Raid 2Original size 2464 × 3472 px
The chief (DB) warns him that he will get many problems with the public prosecutor if he passes him over. Renesse begins to discuss with the chief why I am not in the cell. “This man is my friend and I don’t close him to a cell.”
Renesse lifted the telephone receiver. I could follow the conversation with the prosecuting attorney’s office in Maastricht (who knew what was happening from the lawyer Joop Cremers, my brother in law). They ordered Renesse, to do nothing else but to confiscate the copper and to write a protocol, but no arrest. After that Renesse said to me with a pissed off face: “I have pleaded for you in Maastricht, so this first time we will leave it at confiscation and protocol. As soon as the men come back and report that they didn’t find anything, you will be free to go.” In the evening the men come back and didn’t find anything. Renesse calls my wife with his kindest voice and pretends that he supported it for the judicial authorities to be allowed to let me go.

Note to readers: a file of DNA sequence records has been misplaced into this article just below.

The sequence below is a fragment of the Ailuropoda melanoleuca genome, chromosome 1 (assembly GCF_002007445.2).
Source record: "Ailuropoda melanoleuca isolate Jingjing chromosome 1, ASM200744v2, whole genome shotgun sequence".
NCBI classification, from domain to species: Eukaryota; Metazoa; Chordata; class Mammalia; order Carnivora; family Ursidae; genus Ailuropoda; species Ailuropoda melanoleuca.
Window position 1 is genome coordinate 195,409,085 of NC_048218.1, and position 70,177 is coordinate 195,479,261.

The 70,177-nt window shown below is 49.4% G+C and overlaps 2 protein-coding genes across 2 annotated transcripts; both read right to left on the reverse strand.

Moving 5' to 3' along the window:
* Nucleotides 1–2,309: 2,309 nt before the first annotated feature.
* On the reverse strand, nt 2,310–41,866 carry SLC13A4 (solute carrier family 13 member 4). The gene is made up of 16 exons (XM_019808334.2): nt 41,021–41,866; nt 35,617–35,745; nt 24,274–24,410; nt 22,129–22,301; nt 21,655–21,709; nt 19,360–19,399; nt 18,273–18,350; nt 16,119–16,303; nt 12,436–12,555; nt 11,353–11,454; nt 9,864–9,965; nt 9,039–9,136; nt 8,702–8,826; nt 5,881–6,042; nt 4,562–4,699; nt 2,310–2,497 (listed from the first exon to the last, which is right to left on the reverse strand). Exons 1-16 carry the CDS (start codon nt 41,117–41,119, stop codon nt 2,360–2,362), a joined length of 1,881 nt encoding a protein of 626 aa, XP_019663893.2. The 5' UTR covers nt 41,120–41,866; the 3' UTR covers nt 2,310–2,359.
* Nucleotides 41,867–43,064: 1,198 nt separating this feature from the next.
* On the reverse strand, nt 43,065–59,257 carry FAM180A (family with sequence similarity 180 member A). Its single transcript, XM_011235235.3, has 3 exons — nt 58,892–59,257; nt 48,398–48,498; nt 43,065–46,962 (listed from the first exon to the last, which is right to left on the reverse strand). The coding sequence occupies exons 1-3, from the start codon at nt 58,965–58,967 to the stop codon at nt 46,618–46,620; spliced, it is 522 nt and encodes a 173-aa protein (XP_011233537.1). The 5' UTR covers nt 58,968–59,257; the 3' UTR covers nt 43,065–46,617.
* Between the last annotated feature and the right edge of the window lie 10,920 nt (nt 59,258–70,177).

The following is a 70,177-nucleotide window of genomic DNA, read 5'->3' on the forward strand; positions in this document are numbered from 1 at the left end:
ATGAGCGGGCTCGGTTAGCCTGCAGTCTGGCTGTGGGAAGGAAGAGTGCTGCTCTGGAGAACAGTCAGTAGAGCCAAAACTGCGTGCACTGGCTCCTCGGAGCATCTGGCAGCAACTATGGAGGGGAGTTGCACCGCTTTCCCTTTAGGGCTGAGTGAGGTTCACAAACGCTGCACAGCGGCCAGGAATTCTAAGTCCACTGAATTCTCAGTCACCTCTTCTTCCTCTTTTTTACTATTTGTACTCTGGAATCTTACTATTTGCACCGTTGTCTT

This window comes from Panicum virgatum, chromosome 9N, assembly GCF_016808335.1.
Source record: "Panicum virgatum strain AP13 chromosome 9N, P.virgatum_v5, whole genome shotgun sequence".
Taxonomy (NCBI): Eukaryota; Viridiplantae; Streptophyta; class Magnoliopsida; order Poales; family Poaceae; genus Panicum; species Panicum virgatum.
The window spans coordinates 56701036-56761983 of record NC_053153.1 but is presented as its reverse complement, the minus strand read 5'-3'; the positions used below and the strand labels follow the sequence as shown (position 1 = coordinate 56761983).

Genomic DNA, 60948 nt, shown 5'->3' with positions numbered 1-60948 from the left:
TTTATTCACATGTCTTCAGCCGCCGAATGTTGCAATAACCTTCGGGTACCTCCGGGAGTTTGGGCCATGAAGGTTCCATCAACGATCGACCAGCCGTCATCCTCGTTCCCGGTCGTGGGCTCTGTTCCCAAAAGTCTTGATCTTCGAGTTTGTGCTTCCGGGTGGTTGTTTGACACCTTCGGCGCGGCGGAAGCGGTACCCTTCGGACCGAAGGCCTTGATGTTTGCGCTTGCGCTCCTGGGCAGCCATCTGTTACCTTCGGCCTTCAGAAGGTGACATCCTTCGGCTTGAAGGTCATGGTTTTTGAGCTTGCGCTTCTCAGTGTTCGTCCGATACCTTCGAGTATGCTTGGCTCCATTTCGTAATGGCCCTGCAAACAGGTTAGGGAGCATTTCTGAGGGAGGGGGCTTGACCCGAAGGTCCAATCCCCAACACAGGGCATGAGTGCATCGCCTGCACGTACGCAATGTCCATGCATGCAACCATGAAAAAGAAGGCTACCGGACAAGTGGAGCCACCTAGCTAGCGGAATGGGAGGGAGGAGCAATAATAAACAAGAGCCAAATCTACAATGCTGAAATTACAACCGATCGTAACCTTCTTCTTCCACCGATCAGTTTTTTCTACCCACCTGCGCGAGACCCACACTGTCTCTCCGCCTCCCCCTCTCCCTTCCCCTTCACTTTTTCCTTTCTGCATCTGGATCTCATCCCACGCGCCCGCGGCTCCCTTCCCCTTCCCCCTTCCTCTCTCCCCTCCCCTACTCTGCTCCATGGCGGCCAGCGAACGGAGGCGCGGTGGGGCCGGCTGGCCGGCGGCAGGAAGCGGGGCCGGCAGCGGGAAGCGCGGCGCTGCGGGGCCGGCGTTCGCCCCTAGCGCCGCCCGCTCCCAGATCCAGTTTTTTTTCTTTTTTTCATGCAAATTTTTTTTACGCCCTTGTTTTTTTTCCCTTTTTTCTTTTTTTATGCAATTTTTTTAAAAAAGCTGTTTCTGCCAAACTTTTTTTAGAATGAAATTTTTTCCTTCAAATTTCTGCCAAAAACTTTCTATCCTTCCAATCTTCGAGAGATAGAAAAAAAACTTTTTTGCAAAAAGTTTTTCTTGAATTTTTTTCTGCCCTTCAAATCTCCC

Towards evening I was free again and heard, when I arrived home, that our friend Toon Lampe was walking in the Plenkert (our street) just as police began surrounding the terrain. He then went to chaplain Horsmans (DB) who then warned my parents. These, in turn, asked lawyer Cremers to provide legal assistance to me if necessary. He then inquired at the Prosecutor for which reason a search was done in such a large format. No order had been given to officer Renesse.
Chaplain Horsmans had kept his word. That same evening, after darkness came in a few trusted men brought (without my knowledge) the weapons to another place. During the liberation I saw O.D. boys with guns walking without the bolts (ours?). One night two policemen came to bring me back the copper and said I better should put those barrels of soap elsewhere.
Shortly after this, a brother of the Jesuits came with a box lined with zinc into which we packed the chalices etc. We hided this box in the garage under the tiled floor, this time without witnesses. One gets clever from damage! I hung the mass gowns into a cupboard of the laundry and attached cards with the addresses of several South Limburg cloisters, as we usually did for our clients. My father and I hided the old books in a corridor around the safe of the former “Twentsche Bank” in Heerlen.
The story of these weapons had gone, with some exaggeration, like a wildfire by Valkenburg. In the street people whom I hardly knew came to me to congratulate me, one of them even said he would know a place for the weapons. However, I had learned a hard lesson. I knew now that one had to proceed prudently. You could say, I had got a crash course in resistance.